Oleg Ignatov, a Moscow-based analyst with the International Crisis Group who once worked for the pro-Putin United Russia party, said that these sanctions would be “very tough” and a “huge hit” to Russia’s economy. In the Russian capital, he said, the general view is that Mr. Putin is sabre-rattling to get NATO to negotiate with him, and that he would not be willing to stomach the severe consequences the U.S. is considering.

“To think that Putin is going to wage a full-scale war, which will cut Russia off from the international stage, which will hit Russia’s society and economy – it’s against the common understanding of Putin in Russia,” Mr. Ignatov said. “The common thinking is that he’s rational, and this war looks irrational.”

Still, he added, the fact that the choice to invade will be Mr. Putin’s alone makes the outcome unpredictable. “The problem is that he’s the only decision-maker, and nobody knows his mind.”

Ukrainian President Volodymyr Zelensky said on Friday that the White House and foreign media were overhyping the possibility of an imminent Russian invasion, and that this was hurting his country’s economy.

“Do we have tanks in our streets? No. But if you’re not here, you get the sense from the media that there’s a war on. We don’t need this panic,” he said at a news conference.

The uncertainty over Mr. Putin’s intentions is one of the main problems confronting the U.S. It’s unclear, for instance, what he was thinking in insisting that NATO pre-emptively bar Ukraine from future membership in the alliance, a demand that was swiftly rejected.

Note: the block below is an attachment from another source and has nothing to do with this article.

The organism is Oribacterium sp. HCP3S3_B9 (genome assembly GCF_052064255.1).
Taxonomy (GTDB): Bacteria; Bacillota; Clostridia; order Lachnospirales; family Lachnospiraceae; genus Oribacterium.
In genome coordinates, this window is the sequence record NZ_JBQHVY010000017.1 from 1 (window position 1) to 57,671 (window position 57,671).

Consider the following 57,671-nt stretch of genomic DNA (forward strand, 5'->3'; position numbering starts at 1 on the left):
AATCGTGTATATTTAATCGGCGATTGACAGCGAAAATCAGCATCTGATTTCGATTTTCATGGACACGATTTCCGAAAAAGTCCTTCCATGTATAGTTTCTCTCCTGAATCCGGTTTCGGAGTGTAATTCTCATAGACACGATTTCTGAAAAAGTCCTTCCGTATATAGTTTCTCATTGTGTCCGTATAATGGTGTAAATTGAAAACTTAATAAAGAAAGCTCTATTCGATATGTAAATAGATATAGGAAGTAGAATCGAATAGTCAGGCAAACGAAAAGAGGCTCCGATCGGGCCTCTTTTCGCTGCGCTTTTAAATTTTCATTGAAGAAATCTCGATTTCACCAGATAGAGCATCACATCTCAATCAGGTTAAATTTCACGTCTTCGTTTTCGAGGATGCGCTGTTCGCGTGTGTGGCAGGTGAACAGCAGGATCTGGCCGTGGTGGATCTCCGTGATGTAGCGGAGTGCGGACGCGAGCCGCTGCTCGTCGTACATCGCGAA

“Did he put that out there because he knew it would be rejected and create a pretext to attack Ukraine, or did he put it out there to get some leverage on things the West might agree to?” said James Goldgeier, a fellow at the Brookings Institution think tank and former U.S. national security council official. “If this really is about overthrowing the government of Ukraine and he’s bent on doing it, then he may be willing to pay all of these costs.”

Mr. Biden’s decision to take American troops off the table contrasts with the U.S.’s reactions to similar situations in the past, such as Iraq’s invasion of Kuwait in 1991. It is an acknowledgment of the reality that the U.S. has no interest in sending its forces to fight another overseas war after failures in Iraq and Afghanistan.

Garret Martin, a professor at American University’s School of International Service in Washington, said Mr. Biden’s position is consistent with those of the Trump and Obama administrations, which were both reluctant to undertake direct military interventions.

The power of deterrence rests on making only threats that Mr. Putin believes the U.S. realistically would follow through on, Mr. Martin said. This was a lesson Mr. Biden learned the hard way as Barack Obama’s vice-president, when Mr. Obama backed down on a vow to retaliate against Syrian dictator Bashar al-Assad for using chemical weapons.

“You have to be careful of the credibility costs of making promises you may not want to keep in the future,” Mr. Martin said. “There’s a certain gain in credibility by making only promises you think you can hold.”

With a report from Mark MacKinnon in Kyiv